Post provided by Douglas Cirino

of Rainbow Research the series returns to the British Ecological Society to celebrate Pride Month 2022! These special posts promote visibility and share stories from STEM researchers belonging to the LGBTQIA2S + community. Each post is related to one of the themes represented by the colors on the Progress Pride flag (Daniel Quasar 2018). In this post, Douglas Cirino shares their healing story in São Paulo.

Suppose yourself

Douglas Cirino

Hello, my name is Douglas Cirino and I am a Brazilian PhD student in Ecology at the University of São Paulo! My acceptance of being gay and queer has a lot to do with going to college and studying life sciences.

Sadly, Brazil has strong homophobic attitudes, especially in the country’s inner cities. I come from a place not far (100 km) from the largest city in Brazil. During my childhood, I experienced life both in a small town and in a rural setting, which has shaped the way I see the world.

I went out – or to translate directly from the Brazilian Portuguese ‘I assumed myself’ (which I think is a nice expression) – into my second year at university. In fact, everyone at the university already knew my orientation, but I was always afraid to tell people from my home in the smallest town. It was through studying the biological sciences and understanding the sexual diversity of nature that I gained a lot of courage and supposed for all (including my family) that I am! Today my family is absolutely supportive and I have been living with my boyfriend – who is also a biologist and ecology researcher – for two years now.

Growing up in São Paulo

To share my story, I have to talk about São Paulo, the city that has shaped most of my life. First, São Paulo is not only the largest city in Brazil, it is also the largest city in the entire southern hemisphere! The metropolitan area is home to more than 21.9 million people and creates space for absolutely everyone – regardless of personality, sexuality or religion. The city is a haven for many LGBTQIA2S + people to meet each other and be themselves. This is important because, as I mentioned earlier, despite the happiness of the Brazilian people, our country is still home to discrimination and inequality. So when I moved to São Paulo to study at university I finally found myself and accepted what I was supposed to be.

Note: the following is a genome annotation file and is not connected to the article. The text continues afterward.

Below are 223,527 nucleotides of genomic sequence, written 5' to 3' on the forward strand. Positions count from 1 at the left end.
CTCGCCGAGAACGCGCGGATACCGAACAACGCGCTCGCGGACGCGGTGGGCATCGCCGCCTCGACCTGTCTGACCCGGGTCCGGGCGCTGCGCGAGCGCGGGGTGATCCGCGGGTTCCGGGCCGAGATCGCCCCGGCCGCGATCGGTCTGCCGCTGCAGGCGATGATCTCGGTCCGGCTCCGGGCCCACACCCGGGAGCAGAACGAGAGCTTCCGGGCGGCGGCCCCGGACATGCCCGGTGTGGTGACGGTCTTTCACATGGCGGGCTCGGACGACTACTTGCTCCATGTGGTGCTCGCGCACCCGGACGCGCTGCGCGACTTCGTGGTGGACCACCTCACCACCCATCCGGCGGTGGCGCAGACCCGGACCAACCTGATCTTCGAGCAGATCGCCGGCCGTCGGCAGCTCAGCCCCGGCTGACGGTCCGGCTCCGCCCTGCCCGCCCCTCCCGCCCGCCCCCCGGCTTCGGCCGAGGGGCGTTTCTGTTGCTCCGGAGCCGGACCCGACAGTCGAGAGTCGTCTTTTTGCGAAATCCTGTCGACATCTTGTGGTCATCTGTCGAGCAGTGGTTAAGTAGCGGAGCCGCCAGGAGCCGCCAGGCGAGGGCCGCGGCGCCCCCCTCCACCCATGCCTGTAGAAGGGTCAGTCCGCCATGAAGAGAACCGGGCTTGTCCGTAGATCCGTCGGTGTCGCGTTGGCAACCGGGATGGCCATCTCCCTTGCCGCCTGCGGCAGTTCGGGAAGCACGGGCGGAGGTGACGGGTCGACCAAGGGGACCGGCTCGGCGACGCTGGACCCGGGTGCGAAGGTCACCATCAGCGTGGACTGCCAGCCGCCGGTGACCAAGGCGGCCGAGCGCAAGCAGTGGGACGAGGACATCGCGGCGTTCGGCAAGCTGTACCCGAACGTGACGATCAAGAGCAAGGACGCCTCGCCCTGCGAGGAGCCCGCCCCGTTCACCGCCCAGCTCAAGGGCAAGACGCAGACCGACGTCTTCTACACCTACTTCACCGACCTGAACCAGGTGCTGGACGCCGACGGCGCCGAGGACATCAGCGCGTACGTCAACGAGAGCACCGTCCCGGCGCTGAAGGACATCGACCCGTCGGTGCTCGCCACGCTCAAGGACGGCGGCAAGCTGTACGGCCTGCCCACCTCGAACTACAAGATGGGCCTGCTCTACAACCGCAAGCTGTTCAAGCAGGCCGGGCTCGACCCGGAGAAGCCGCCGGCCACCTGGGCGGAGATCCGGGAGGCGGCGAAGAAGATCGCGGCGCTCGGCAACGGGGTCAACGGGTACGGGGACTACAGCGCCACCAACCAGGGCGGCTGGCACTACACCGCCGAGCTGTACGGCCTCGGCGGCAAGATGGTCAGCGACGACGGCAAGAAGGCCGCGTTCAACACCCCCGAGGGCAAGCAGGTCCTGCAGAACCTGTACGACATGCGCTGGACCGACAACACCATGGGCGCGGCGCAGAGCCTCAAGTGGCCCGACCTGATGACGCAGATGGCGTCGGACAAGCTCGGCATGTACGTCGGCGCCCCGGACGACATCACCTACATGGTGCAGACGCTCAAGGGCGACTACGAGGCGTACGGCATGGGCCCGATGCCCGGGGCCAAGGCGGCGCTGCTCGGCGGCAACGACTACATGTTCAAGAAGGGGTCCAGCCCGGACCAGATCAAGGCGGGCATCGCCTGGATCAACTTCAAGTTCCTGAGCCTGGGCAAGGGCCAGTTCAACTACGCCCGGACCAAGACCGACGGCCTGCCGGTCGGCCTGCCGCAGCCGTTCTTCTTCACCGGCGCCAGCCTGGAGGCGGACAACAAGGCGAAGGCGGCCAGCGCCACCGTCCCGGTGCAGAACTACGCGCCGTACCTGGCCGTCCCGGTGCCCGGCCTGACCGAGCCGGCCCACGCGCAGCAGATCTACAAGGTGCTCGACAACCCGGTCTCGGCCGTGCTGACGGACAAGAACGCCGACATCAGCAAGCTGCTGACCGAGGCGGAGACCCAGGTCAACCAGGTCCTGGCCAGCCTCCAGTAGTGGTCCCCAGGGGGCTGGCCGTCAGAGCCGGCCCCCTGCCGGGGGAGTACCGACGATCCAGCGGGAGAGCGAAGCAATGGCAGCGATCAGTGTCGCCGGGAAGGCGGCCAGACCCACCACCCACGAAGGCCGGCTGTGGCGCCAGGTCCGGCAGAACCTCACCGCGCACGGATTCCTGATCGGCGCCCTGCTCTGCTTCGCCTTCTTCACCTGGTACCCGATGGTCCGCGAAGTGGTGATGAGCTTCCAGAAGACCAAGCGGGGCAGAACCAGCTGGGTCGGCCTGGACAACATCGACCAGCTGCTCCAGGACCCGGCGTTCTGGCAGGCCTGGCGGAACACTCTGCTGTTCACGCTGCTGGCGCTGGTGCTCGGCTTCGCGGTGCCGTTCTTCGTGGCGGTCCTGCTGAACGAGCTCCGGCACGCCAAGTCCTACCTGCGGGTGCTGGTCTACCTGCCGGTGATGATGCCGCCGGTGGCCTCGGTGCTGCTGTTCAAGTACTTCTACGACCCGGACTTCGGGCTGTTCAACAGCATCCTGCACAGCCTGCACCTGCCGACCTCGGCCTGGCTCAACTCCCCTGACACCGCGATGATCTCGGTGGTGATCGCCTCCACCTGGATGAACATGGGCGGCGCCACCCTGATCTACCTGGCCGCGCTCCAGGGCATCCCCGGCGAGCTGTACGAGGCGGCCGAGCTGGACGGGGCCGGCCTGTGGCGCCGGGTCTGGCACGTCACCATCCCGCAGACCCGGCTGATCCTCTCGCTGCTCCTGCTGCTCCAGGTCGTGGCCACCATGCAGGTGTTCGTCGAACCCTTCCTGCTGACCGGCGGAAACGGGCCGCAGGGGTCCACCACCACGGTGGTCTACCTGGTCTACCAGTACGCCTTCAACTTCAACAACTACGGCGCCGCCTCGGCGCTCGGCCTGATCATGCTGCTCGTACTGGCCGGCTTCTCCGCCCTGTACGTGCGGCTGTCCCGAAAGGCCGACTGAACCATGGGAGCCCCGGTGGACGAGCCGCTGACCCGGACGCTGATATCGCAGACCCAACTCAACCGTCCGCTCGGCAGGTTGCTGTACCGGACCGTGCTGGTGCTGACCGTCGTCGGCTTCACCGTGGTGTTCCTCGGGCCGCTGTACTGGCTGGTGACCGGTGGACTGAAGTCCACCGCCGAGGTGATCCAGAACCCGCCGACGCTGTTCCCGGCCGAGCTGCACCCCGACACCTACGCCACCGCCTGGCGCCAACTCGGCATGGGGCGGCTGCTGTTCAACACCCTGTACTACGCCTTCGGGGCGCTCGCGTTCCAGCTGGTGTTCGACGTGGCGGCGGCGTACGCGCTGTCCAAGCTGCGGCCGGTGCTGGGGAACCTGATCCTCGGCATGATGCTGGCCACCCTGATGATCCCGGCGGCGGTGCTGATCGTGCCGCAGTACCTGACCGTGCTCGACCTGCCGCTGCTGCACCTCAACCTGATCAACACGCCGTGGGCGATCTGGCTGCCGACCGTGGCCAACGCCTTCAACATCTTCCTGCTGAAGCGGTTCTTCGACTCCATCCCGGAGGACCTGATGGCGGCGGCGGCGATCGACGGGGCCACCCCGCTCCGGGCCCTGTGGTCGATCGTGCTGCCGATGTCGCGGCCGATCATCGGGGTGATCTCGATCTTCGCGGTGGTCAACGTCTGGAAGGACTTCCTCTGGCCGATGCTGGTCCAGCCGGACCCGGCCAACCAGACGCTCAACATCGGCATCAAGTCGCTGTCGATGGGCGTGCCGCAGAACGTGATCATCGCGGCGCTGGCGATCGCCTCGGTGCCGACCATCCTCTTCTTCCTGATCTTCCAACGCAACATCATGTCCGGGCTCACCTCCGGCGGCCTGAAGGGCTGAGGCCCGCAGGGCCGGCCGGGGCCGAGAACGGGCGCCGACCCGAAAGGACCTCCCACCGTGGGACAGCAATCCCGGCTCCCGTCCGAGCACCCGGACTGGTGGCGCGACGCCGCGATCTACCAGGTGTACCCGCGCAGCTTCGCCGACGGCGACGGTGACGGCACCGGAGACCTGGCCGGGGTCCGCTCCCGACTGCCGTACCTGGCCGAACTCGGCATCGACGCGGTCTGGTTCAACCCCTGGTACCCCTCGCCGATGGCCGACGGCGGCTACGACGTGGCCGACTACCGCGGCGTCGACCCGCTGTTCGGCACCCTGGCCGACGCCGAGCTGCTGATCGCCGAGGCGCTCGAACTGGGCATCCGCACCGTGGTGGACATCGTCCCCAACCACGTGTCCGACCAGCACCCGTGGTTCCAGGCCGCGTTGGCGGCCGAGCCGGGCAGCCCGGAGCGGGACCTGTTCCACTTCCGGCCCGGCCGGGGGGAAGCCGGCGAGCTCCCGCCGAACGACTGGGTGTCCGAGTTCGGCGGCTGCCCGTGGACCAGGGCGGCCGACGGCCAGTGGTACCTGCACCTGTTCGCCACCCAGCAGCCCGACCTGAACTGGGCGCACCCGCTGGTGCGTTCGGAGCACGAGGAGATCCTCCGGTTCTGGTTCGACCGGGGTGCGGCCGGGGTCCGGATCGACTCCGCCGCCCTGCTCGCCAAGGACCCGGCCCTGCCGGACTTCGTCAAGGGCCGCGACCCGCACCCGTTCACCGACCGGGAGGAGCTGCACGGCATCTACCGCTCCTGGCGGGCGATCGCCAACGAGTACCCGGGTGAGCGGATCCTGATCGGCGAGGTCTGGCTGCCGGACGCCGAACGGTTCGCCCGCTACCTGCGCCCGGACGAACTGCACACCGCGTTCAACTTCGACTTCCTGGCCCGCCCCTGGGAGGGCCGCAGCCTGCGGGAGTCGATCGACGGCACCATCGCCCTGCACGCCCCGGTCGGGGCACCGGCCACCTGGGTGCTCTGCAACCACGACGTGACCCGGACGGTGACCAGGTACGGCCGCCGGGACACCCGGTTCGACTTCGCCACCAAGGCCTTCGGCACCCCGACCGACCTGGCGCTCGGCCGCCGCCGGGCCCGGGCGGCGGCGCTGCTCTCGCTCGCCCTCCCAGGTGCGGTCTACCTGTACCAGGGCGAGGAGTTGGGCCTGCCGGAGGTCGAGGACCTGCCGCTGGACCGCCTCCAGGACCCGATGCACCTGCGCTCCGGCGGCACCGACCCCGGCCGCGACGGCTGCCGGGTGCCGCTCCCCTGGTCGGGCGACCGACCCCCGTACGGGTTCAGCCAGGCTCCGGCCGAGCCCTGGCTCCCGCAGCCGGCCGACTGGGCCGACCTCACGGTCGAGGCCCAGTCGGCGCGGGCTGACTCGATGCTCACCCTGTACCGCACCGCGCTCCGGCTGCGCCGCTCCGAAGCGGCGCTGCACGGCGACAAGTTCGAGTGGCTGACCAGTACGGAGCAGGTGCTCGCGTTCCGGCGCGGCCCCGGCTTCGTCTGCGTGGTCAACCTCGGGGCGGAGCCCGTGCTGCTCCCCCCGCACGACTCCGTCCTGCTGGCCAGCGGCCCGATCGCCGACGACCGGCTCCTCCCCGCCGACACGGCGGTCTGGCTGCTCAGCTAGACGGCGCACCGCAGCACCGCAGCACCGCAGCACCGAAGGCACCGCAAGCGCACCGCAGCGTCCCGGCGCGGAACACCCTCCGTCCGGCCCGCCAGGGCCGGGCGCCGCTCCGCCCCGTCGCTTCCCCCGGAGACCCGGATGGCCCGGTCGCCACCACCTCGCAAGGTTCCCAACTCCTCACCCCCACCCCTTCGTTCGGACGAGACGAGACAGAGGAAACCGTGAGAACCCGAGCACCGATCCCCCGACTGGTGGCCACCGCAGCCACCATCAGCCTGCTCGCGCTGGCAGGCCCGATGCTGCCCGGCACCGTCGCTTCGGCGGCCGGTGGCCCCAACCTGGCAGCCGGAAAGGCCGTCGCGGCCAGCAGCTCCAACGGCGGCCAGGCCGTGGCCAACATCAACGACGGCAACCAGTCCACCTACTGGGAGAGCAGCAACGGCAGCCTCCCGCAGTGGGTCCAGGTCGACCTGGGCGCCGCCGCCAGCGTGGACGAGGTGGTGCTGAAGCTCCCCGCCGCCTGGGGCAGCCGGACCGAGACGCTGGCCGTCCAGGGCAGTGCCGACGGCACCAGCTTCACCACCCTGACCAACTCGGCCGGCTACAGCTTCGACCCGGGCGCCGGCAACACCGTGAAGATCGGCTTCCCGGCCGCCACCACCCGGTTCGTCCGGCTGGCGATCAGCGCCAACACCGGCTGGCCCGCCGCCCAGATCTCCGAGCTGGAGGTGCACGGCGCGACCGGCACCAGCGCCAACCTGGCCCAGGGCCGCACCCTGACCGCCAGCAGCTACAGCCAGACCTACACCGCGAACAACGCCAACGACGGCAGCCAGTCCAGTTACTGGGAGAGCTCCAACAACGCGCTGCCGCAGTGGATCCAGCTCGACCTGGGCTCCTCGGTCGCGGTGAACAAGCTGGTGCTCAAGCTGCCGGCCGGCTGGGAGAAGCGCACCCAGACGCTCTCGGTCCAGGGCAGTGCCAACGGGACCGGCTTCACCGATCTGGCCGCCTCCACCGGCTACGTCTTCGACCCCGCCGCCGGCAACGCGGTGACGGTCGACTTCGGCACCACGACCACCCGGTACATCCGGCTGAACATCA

However, one thing I missed when I was in São Paulo for my studies was the contact I had with nature when I lived in the countryside. To help overcome this, I developed a hobby of collecting houseplants. I’m really passionate about my plants and started collecting more and more of them – bringing nature to my town house during the pandemic. It was my growing passion for urban nature that helped increase interest in my field of research.

Green urbanization in São Paulo, Brazil

Healing the city

Megacities condense millions of people into relatively small areas, which can result in health problems caused by poor hygiene, pollutants, psychological stress, and urban warming. However, cities can be designed to inject healing into our urban landscape. The benefits of green areas in human well-being have been studied over the past few decades and there is strong evidence for the benefits that nature brings to people.

In my recent paper published in the Journal of Applied Ecology, I present the results from my Master’s Degree, which found that people living in neighborhoods with dense green infrastructure were healthier in terms of lower cardiovascular hospitalization and lower respiratory diseases. Greener neighborhoods, with more access to parks and trees on the street, can potentially reduce cardiac and psychological risks through a calming effect, increase the tendency to exercise, and promote a sense of belonging. It has the power to heal and reduce stress, contributing to better heart function and lower rates of anxiety and depression. We argue that urban planning should prioritize the creation of common green areas that are evenly distributed throughout the city.

As a landscape ecologist, I apply my skills to research how ecosystem services are provided in urban landscapes. It has a lot to do with my life story, uniting my love for diverse nature and different people, so that everyone feels safe and comfortable in the big global cities.

I think through my research, I am helping to heal the city that healed me.

You can follow Douglas on Tweet, InstagramAND ResearchGate.

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